A Luminous Halo

"Life is not a series of gig lamps symmetrically arranged; life is a luminous halo, a semi-transparent envelope surrounding us from the beginning of consciousness to the end." --Virginia Woolf

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Location: Springfield, Massachusetts, United States

Smith ’69, Purdue ’75. Anarchist; agnostic. Writer. Steward of the Pascal Emory house, an 1871 Second-Empire Victorian; of Sylvie, a 1974 Mercedes-Benz 450SL; and of Taz, a purebred Cockador who sets the standard for her breed. Happy enough for the present in Massachusetts, but always looking East.

Saturday, March 12, 2011

Girls Town Redux

According to my diary, I saw the movie "Girls Town" when I was twelve years old. I don't, however, have any recollection of the plot or of my reaction to it. It stars Paul Anka, my heartthrob at the time, which explains my interest. I decided I wanted my 63-year-old self to see it, too.

The movie was released in 1959 and only rates a 2.6 (out of 10) on imdb.com, so it's not easy to find. However, it was shown in 1994 on Mystery Science Theater 3000, and those episodes are available. I downloaded the MST3K version, laid in some nice wine, made a batch of spicy Indian puffed wheat (lots of cereal still left), and invited Chris for a viewing.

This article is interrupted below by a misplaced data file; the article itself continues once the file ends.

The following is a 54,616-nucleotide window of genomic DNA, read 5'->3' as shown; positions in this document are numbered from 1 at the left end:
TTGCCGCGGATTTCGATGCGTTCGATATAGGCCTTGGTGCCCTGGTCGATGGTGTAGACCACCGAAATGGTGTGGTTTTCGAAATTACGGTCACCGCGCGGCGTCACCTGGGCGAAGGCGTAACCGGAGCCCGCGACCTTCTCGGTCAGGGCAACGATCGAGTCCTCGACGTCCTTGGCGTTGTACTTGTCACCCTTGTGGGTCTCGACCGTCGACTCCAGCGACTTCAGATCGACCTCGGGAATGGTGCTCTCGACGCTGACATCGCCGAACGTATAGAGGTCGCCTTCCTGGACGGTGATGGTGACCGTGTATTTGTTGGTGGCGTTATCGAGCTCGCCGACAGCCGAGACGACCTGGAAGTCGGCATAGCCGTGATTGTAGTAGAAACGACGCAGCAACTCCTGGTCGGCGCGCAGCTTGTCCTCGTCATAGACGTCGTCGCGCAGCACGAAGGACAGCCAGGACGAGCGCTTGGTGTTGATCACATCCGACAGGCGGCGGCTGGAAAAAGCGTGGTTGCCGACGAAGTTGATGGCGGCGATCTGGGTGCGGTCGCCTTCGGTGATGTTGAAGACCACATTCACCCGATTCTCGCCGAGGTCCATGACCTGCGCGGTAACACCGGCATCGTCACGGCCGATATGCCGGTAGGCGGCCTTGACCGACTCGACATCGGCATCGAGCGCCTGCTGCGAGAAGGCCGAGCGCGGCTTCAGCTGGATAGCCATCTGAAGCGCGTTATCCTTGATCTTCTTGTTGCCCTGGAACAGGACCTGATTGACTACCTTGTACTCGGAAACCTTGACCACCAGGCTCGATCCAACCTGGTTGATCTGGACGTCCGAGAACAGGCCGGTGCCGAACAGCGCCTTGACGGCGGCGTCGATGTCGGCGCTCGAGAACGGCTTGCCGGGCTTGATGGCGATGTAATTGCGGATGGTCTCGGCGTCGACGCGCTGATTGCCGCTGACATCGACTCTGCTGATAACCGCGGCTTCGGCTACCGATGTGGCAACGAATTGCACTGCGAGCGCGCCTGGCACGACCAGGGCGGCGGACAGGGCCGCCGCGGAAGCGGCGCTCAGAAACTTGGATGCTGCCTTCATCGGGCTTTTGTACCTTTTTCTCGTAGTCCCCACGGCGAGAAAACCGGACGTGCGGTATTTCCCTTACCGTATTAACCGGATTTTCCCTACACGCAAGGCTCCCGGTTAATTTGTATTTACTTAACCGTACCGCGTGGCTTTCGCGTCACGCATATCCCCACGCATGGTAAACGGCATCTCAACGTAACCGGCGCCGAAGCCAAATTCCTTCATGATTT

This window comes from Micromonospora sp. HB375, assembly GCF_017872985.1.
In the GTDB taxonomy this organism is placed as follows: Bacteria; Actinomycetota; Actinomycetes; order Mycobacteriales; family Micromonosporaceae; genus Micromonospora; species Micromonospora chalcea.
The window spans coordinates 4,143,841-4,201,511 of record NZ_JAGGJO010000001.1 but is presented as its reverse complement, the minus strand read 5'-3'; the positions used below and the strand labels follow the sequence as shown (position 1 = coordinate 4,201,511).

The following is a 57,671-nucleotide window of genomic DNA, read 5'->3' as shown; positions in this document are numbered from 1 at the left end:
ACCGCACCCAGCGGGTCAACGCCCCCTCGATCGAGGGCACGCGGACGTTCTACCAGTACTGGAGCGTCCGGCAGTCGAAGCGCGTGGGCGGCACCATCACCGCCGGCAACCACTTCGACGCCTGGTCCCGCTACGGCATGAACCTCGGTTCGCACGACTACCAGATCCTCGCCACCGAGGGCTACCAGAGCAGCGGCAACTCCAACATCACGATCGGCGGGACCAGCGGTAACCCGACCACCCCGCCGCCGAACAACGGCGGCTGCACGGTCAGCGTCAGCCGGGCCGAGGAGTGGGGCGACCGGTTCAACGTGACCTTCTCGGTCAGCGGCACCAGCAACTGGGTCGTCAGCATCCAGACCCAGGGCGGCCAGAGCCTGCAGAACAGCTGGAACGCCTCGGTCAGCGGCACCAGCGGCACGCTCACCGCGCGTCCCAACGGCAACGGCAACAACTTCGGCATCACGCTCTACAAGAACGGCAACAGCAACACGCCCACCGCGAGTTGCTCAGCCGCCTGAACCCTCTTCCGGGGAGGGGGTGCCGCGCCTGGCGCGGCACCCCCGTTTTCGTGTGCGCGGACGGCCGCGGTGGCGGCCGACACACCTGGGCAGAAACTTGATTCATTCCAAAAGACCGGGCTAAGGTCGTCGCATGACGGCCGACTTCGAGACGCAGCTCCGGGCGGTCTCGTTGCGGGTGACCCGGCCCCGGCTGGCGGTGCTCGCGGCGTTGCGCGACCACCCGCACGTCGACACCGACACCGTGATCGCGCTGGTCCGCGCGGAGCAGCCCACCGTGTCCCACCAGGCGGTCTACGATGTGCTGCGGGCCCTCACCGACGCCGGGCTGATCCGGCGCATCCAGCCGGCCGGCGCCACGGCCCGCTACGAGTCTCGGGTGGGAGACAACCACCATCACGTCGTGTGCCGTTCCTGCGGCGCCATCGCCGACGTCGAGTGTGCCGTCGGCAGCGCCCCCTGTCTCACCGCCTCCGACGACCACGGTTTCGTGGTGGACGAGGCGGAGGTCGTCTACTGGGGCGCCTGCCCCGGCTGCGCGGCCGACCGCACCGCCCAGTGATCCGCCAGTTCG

Mamie Van Doren stars in this schlockfest as the teenaged bad girl accused of pushing wealthy "Chip" off a cliff. For some reason, there's no official arrest, and no trial. She's sent to Catholic nun-run Girls Town ("not a reform school!"), where her bad attitude makes enemies of all but sweet roomie Serafina. Singer Paul Anka is the good guy who saves the day, while Mel Tormé plays the nasty motorcycle gang leader.

I know it's a B movie, but what were they thinking? Mamie Van Doren, the underage teen, was actually 28, and Mel was 34 with a receding hairline and a chin to match. His ill-fitting motorcycle jacket looks vinyl, and while sneering and pushing women around, he's drinking a glass of milk. The teenage inmates' kangaroo court is more fearsome than the law or even the nuns. The most ominous threat is "I'll bingle your bongle." Least believable of all: Mamie starts to cry, kneels down and prays after hearing Paul Anka sing "Ave Maria" to her.

Another thing that's odd: the number of unknowns in this film who are related to big stars. Jim Mitchum is Robert's son; Cathy Crosby is Bing's niece, and Harold Lloyd, Jr. and Charlie Chaplin, Jr., well, it's obvious. Was producer Albert Zugsmith handing out favors to all of his friends?

There's one bit of psychological realism in the film. Serafina, who starts out hysterically in love with Paul the teen idol, at the end joins the novitiate. Perfect example of sublimation.

The MST3K version of "Girls Town" (slightly cut) with its sardonic commentary lifts the rating to a 10. We laughed hysterically throughout. Zugsmith also made "Sex Kittens Go to College," "College Confidential," "The Beat Generation," "Confessions of an Opium Eater," and over two dozen more middling to awful movies. Tonight might have been opening night at the Emory House Home Theater of the Zugsmith Film Festival.